Five Cities Fire Authority delays raises because of disclosure failures

May 19, 2020

Fire Chief Stephen Lieberman


The Five Cities Fire Authority Board delayed plans last week to give raises and bonuses to all fire personnel, allowing Arroyo Grande Councilman Keith Storton time to comply with his city’s requirement to get council approval to spend more than $10,000.

While government shortfalls are leading to reductions in pay and layoffs, fire authority staff is seeking a 2 percent pay increase, and a one-time lump sum payment of $1,000 per employee. In contrast, state fire personnel are receiving 10 percent reductions in pay because of issues related to the coronavirus.

The fire authority is made up of three member agencies: Arroyo Grande, Grover Beach and the Oceano Community Services District, all of which are currently facing financial hardships because of the pandemic.

During last week’s fire authority meeting, Oceano representative Karen White argued that they had already budgeted the raises and bonuses into their prospective budgets.

The matter “has already been approved,” White said.

Nevertheless, Storton argued that the public needed to fully understand the impacts of the raises and bonuses as they relate to the “Covid budget.” Recently, Arroyo Grande initiated furloughs and hiring and travel freezes, and deferred project maintenance. In order to implement the proposed raises and bonuses, all three members of the board would have to vote to approve.

Of the fire authority’s 32 fire personnel, 15 make over $150,000 a year in salary and benefits, according to Transparent California.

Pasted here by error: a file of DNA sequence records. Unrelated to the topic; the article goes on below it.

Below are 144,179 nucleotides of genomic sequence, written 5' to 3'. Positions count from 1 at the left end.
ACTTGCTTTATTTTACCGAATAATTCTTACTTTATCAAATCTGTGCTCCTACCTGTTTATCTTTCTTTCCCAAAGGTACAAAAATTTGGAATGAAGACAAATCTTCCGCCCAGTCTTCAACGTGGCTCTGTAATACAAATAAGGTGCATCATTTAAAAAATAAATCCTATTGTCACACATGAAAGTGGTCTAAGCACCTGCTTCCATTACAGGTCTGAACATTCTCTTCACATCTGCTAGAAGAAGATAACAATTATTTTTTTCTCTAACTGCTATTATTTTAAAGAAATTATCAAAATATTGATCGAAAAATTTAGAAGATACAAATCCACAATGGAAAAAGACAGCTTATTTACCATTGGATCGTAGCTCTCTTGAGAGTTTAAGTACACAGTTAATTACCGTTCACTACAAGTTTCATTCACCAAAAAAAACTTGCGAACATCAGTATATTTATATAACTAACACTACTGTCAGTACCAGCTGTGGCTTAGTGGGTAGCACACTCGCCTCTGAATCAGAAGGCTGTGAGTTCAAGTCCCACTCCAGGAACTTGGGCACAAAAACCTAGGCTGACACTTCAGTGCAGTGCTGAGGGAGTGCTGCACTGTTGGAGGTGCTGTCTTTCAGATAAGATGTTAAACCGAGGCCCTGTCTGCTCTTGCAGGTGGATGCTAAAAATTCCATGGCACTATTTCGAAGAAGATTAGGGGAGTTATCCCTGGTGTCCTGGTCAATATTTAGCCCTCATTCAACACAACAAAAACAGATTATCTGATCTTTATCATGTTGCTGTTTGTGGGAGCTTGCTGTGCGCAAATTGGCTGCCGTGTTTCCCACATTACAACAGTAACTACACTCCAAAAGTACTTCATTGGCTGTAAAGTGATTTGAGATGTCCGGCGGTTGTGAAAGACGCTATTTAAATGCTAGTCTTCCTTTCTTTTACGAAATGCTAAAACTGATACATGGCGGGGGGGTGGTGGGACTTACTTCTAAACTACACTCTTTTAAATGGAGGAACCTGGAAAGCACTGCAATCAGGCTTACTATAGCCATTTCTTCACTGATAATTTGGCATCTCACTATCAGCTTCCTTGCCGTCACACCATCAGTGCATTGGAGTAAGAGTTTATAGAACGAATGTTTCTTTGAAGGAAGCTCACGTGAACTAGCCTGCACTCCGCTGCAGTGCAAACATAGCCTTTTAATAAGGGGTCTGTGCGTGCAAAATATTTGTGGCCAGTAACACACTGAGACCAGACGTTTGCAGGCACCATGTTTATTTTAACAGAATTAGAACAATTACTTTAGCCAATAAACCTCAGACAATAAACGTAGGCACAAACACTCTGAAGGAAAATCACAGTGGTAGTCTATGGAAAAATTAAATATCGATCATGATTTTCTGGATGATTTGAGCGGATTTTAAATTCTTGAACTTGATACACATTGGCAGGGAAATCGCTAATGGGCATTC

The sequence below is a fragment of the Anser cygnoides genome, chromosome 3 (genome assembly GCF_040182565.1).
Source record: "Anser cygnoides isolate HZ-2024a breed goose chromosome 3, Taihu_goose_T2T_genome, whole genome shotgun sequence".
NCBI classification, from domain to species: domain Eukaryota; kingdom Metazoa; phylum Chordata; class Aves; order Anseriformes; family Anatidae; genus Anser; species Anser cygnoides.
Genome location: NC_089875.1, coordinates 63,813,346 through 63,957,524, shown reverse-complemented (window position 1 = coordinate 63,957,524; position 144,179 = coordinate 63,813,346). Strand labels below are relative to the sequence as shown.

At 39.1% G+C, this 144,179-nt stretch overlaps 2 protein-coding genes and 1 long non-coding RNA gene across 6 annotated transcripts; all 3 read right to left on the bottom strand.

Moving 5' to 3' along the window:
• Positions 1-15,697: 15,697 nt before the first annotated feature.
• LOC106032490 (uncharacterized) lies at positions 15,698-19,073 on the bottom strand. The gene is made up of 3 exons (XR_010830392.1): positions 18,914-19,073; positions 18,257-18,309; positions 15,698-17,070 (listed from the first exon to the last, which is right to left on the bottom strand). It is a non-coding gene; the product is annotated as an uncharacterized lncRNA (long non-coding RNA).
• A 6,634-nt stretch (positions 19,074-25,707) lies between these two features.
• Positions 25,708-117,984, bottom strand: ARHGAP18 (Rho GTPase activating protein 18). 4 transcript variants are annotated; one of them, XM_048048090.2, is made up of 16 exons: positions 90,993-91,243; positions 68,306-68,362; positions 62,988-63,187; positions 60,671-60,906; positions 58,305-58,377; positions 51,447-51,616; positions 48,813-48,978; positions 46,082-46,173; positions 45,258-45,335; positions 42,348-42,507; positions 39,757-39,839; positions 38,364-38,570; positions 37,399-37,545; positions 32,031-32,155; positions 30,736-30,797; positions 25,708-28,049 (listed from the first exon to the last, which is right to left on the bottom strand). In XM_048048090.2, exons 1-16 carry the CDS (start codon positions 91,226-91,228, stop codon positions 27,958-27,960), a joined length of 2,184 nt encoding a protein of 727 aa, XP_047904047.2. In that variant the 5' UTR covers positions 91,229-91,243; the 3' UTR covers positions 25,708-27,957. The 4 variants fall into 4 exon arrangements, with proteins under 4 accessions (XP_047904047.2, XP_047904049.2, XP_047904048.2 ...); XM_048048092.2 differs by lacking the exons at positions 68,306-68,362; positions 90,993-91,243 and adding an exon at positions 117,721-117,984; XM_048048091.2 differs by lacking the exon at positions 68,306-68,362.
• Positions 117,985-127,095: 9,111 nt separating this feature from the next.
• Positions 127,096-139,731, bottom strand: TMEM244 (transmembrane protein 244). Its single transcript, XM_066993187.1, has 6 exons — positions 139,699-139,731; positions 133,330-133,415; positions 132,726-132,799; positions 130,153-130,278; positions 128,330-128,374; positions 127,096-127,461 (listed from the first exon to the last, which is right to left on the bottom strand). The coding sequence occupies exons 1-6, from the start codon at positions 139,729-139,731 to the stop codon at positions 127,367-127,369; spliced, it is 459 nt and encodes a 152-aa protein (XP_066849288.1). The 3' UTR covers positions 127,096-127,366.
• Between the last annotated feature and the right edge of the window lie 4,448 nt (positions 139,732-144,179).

Fire authority’s top earners:

  • Fire Engineer Joseph Silva – $219,130
  • Fire Chief Stephen Lieberman – $218,514
  • Fire Captain Paul Quinlan – $218,165
  • Fire Captain Brian Leathers – $207,459
  • Fire Battalion Chief Brian Salce – $200,152
  • Fire Captain Patric Ferguson – $198,007
  • Fire Battalion Chief Riki Heath – $190,608
  • Fire Captain John Bova – $186,826

Decades ago, with improved fire prevention methods, fire departments began focusing on health care emergencies in order to fund their agencies. Currently, firefighters respond to medical calls first, while ambulance drivers delay their response for five minutes. If there is a medical emergency requiring transportation, the ambulance medics take over medical care and transport the patient to a hospital.

Critics have questioned the efficiency of the system.

And as the controversy over the cost versus the benefits of having firefighters respond to all medical calls heats up, several communities in California have switched or are in the process of switching to a system where private ambulance personnel respond to most medical calls without dispatching fire trucks and safety workers.

For example, during contract negotiations 14 years ago, San Joaquin County adopted the practice of sending out the “correct resource” for each emergency call, either a fire truck or an ambulance.